Half of Russians believe authorities foster foreign investments - poll

Healthcare, heavy industries and agriculture should be the primary areas of foreign investments, respondents told the Public Opinion Foundation in 100 towns and cities in 43 regions on Feb. 2-3.

Sixty-three percent of 1,500 respondents believe Russian authorities are interested in attracting foreign investments, 7 percent doubt that and 30 percent know nothing about investment plans of the national administration.

Fifty percent assert that the authorities foster foreign investments, 10 percent claim the opposite and 40 percent are hesitant.

Doing business in Russia is easier for foreigners, in the opinion of 20 percent of the respondents, while 15 percent have the opposite opinion - "considering high levels of corruption, everyone is trying to rob them." Twenty-seven percent think business success does not depend on the businessman's citizenship.

As for which Russian sectors could use foreign investments, the respondents named healthcare (29 percent), heavy industries (car and machine building- 23 percent), and agriculture, timber and fishing industries (22 percent).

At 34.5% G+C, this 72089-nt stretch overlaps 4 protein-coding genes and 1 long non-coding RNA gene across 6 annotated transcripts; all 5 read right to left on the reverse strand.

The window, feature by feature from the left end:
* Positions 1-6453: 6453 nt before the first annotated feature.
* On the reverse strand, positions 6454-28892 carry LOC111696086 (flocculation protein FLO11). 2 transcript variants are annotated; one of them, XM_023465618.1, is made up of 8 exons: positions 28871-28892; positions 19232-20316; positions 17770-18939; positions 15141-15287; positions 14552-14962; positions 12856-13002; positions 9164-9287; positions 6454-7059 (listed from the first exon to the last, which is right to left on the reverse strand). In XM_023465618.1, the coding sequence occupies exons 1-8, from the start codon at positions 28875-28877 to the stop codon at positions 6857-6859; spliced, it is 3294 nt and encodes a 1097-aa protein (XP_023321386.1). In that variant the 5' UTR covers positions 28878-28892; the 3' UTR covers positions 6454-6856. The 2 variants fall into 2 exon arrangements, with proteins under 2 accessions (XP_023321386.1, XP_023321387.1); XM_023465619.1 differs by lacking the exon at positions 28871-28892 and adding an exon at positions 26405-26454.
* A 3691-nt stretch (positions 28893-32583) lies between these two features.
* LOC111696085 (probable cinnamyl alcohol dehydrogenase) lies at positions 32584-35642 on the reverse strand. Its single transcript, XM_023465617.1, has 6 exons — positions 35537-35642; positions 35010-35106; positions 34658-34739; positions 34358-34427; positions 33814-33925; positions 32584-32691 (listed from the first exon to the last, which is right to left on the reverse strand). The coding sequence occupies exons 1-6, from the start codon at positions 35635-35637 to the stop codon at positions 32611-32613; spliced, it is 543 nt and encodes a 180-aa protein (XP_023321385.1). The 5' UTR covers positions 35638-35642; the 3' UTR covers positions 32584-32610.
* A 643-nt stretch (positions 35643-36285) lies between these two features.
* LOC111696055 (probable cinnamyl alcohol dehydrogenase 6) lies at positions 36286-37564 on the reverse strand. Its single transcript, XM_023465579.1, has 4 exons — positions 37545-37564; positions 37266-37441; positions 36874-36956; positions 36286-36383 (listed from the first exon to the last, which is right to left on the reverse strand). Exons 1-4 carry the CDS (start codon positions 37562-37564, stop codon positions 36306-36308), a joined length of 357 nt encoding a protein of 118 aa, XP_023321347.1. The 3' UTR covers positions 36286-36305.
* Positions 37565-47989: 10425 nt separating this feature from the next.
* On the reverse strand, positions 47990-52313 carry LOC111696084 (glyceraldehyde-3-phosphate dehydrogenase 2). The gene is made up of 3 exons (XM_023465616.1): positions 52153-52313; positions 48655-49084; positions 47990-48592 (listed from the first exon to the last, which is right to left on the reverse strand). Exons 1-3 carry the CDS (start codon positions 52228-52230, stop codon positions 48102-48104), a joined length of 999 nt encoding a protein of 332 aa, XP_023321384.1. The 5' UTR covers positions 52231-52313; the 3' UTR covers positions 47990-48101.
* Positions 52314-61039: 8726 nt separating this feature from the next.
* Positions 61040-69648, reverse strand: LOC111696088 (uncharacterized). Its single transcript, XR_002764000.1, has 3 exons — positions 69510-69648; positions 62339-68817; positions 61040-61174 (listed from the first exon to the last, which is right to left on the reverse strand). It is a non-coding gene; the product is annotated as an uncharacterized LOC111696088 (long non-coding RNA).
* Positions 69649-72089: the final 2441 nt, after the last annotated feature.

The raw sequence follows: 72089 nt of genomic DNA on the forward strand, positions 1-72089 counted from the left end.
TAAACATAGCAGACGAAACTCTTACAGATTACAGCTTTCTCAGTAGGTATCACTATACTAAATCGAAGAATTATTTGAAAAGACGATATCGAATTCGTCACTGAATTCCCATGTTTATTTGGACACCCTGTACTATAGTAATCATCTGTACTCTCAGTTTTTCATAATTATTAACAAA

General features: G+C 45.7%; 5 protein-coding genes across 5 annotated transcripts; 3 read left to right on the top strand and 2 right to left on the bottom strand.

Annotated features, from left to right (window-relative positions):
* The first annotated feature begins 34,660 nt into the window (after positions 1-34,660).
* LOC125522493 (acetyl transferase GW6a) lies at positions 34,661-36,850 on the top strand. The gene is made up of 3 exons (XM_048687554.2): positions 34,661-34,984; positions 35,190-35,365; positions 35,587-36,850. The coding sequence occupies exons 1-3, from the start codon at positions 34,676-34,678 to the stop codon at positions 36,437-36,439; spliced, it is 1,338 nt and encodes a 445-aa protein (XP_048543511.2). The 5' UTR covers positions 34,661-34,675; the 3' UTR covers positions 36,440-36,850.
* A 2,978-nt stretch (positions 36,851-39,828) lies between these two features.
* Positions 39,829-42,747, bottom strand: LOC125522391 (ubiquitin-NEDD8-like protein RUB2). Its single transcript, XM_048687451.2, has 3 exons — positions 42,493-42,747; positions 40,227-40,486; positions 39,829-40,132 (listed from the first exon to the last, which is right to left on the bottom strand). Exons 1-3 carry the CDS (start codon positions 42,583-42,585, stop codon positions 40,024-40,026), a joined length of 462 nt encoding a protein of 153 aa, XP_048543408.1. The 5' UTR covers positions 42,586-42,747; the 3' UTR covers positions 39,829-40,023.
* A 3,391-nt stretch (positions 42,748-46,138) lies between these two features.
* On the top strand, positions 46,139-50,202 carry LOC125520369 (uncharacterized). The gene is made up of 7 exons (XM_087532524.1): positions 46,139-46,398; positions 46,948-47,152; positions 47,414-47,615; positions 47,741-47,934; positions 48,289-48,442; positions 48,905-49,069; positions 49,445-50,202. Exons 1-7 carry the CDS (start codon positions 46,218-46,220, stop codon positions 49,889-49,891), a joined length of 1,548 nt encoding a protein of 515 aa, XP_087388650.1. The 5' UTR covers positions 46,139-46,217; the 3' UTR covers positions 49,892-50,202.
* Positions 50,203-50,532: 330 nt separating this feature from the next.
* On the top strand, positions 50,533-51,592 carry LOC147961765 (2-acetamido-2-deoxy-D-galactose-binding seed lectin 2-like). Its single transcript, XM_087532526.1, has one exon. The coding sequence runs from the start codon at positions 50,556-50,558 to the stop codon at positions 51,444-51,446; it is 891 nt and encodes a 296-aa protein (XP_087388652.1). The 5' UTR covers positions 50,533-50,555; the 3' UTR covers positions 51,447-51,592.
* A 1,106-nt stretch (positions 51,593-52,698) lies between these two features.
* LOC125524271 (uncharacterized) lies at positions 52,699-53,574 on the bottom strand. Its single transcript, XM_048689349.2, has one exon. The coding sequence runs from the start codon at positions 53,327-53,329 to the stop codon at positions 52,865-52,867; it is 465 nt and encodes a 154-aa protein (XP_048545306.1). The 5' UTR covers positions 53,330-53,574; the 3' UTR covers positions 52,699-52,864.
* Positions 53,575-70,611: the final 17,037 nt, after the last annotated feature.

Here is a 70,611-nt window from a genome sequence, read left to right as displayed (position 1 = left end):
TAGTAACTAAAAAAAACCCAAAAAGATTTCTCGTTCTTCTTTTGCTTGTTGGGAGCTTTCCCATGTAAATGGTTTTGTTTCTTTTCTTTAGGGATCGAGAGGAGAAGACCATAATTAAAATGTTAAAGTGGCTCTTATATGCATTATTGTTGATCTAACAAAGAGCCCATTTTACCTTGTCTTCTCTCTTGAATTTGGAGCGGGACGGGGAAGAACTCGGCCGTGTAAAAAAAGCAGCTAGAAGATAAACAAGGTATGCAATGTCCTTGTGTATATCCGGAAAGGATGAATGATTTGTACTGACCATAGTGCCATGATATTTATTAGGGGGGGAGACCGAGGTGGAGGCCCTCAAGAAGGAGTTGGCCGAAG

Other investment targets suggested by the respondents were construction (16 percent), light and food industries (12 percent), science and high-tech production (12 percent), information technologies, communications and the Internet (11 percent), sports, tourism and recreation (11 percent), mining industries and education (9 percent), transport, logistics (7 percent), household services (6 percent), banking, culture, art and others (4 percent).

Only 18 percent suppose that foreign investments do more harm than good to Russia, 24 percent argue the opposite, pointing to material and technological advantages. Twenty-three percent say the effect of foreign investments is neutral, and 35 percent are unable to answer the question.

Speaking of benefits provided by foreign investments, 7 percent said they strengthened the national economy, 5 percent mentioned new jobs, 4 percent spoke about extra revenues and 2 percent about new technologies.

Negative consequences included revenue exports (6 percent), supplanting Russian manufacturers, losing independence and denting the domestic economy (3 percent).

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